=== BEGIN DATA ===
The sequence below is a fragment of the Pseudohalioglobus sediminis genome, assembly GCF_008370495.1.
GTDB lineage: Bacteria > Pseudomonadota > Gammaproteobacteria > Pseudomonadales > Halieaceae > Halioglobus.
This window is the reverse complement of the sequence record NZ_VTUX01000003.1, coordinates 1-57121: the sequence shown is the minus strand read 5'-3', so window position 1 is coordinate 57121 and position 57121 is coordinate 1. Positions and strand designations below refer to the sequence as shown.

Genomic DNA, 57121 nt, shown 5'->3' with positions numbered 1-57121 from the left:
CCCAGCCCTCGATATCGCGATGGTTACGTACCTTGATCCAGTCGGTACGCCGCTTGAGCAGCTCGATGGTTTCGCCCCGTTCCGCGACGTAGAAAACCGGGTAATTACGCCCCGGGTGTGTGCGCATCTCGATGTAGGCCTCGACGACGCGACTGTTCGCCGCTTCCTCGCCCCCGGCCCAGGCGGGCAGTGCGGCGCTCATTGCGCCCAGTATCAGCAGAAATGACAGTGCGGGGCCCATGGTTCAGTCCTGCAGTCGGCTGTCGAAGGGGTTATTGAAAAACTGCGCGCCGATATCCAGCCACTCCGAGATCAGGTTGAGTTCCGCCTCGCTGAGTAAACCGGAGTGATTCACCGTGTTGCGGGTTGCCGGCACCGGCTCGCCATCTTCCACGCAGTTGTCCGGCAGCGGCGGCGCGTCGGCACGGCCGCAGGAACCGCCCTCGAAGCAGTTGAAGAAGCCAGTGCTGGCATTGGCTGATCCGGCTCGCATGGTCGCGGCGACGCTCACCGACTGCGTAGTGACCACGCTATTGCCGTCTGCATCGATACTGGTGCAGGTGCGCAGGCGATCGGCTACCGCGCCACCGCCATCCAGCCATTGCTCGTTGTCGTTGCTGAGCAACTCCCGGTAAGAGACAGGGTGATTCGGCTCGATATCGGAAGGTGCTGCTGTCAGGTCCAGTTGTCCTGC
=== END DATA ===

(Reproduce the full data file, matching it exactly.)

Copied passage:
The sequence below is a fragment of the Pseudohalioglobus sediminis genome, assembly GCF_008370495.1.
GTDB lineage: Bacteria > Pseudomonadota > Gammaproteobacteria > Pseudomonadales > Halieaceae > Halioglobus.
This window is the reverse complement of the sequence record NZ_VTUX01000003.1, coordinates 1-57121: the sequence shown is the minus strand read 5'-3', so window position 1 is coordinate 57121 and position 57121 is coordinate 1. Positions and strand designations below refer to the sequence as shown.

Genomic DNA, 57121 nt, shown 5'->3' with positions numbered 1-57121 from the left:
CCCAGCCCTCGATATCGCGATGGTTACGTACCTTGATCCAGTCGGTACGCCGCTTGAGCAGCTCGATGGTTTCGCCCCGTTCCGCGACGTAGAAAACCGGGTAATTACGCCCCGGGTGTGTGCGCATCTCGATGTAGGCCTCGACGACGCGACTGTTCGCCGCTTCCTCGCCCCCGGCCCAGGCGGGCAGTGCGGCGCTCATTGCGCCCAGTATCAGCAGAAATGACAGTGCGGGGCCCATGGTTCAGTCCTGCAGTCGGCTGTCGAAGGGGTTATTGAAAAACTGCGCGCCGATATCCAGCCACTCCGAGATCAGGTTGAGTTCCGCCTCGCTGAGTAAACCGGAGTGATTCACCGTGTTGCGGGTTGCCGGCACCGGCTCGCCATCTTCCACGCAGTTGTCCGGCAGCGGCGGCGCGTCGGCACGGCCGCAGGAACCGCCCTCGAAGCAGTTGAAGAAGCCAGTGCTGGCATTGGCTGATCCGGCTCGCATGGTCGCGGCGACGCTCACCGACTGCGTAGTGACCACGCTATTGCCGTCTGCATCGATACTGGTGCAGGTGCGCAGGCGATCGGCTACCGCGCCACCGCCATCCAGCCATTGCTCGTTGTCGTTGCTGAGCAACTCCCGGTAAGAGACAGGGTGATTCGGCTCGATATCGGAAGGTGCTGCTGTCAGGTCCAGTTGTCCTGC